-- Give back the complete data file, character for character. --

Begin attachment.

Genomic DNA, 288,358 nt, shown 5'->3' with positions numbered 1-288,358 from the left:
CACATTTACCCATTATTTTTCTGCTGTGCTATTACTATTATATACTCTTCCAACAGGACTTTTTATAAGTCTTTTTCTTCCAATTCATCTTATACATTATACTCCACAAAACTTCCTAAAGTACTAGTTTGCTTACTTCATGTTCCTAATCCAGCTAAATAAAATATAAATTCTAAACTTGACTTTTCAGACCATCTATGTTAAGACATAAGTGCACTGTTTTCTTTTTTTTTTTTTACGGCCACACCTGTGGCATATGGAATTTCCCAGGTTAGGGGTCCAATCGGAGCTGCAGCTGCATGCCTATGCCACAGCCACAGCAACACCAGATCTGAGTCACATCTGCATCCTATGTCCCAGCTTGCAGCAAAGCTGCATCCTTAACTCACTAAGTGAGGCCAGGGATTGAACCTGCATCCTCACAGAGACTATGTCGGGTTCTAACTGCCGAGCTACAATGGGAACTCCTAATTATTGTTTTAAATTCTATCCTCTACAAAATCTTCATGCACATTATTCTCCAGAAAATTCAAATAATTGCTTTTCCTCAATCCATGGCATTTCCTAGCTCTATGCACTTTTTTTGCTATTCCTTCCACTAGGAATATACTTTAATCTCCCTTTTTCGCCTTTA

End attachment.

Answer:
Genomic DNA, 288,358 nt, shown 5'->3' with positions numbered 1-288,358 from the left:
CACATTTACCCATTATTTTTCTGCTGTGCTATTACTATTATATACTCTTCCAACAGGACTTTTTATAAGTCTTTTTCTTCCAATTCATCTTATACATTATACTCCACAAAACTTCCTAAAGTACTAGTTTGCTTACTTCATGTTCCTAATCCAGCTAAATAAAATATAAATTCTAAACTTGACTTTTCAGACCATCTATGTTAAGACATAAGTGCACTGTTTTCTTTTTTTTTTTTTACGGCCACACCTGTGGCATATGGAATTTCCCAGGTTAGGGGTCCAATCGGAGCTGCAGCTGCATGCCTATGCCACAGCCACAGCAACACCAGATCTGAGTCACATCTGCATCCTATGTCCCAGCTTGCAGCAAAGCTGCATCCTTAACTCACTAAGTGAGGCCAGGGATTGAACCTGCATCCTCACAGAGACTATGTCGGGTTCTAACTGCCGAGCTACAATGGGAACTCCTAATTATTGTTTTAAATTCTATCCTCTACAAAATCTTCATGCACATTATTCTCCAGAAAATTCAAATAATTGCTTTTCCTCAATCCATGGCATTTCCTAGCTCTATGCACTTTTTTTGCTATTCCTTCCACTAGGAATATACTTTAATCTCCCTTTTTCGCCTTTA